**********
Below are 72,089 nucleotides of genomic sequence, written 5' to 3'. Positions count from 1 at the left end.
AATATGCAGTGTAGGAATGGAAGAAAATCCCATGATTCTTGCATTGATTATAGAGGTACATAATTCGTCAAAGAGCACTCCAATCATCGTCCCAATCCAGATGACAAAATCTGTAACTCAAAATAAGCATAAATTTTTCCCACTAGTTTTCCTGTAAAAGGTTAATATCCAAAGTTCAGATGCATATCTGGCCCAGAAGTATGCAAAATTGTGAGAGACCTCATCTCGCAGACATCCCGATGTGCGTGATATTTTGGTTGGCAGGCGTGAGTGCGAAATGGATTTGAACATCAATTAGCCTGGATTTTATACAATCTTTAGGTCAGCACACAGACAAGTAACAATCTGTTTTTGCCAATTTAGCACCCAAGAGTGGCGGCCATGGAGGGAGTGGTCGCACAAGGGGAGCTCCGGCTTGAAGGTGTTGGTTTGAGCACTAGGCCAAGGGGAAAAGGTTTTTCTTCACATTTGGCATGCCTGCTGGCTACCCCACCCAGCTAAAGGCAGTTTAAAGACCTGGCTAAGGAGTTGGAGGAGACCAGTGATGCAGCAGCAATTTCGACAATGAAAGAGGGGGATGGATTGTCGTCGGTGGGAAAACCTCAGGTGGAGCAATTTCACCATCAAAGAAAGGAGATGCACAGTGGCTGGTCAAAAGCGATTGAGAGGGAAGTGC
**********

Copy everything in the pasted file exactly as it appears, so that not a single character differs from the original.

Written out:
Below are 72,089 nucleotides of genomic sequence, written 5' to 3'. Positions count from 1 at the left end.
AATATGCAGTGTAGGAATGGAAGAAAATCCCATGATTCTTGCATTGATTATAGAGGTACATAATTCGTCAAAGAGCACTCCAATCATCGTCCCAATCCAGATGACAAAATCTGTAACTCAAAATAAGCATAAATTTTTCCCACTAGTTTTCCTGTAAAAGGTTAATATCCAAAGTTCAGATGCATATCTGGCCCAGAAGTATGCAAAATTGTGAGAGACCTCATCTCGCAGACATCCCGATGTGCGTGATATTTTGGTTGGCAGGCGTGAGTGCGAAATGGATTTGAACATCAATTAGCCTGGATTTTATACAATCTTTAGGTCAGCACACAGACAAGTAACAATCTGTTTTTGCCAATTTAGCACCCAAGAGTGGCGGCCATGGAGGGAGTGGTCGCACAAGGGGAGCTCCGGCTTGAAGGTGTTGGTTTGAGCACTAGGCCAAGGGGAAAAGGTTTTTCTTCACATTTGGCATGCCTGCTGGCTACCCCACCCAGCTAAAGGCAGTTTAAAGACCTGGCTAAGGAGTTGGAGGAGACCAGTGATGCAGCAGCAATTTCGACAATGAAAGAGGGGGATGGATTGTCGTCGGTGGGAAAACCTCAGGTGGAGCAATTTCACCATCAAAGAAAGGAGATGCACAGTGGCTGGTCAAAAGCGATTGAGAGGGAAGTGC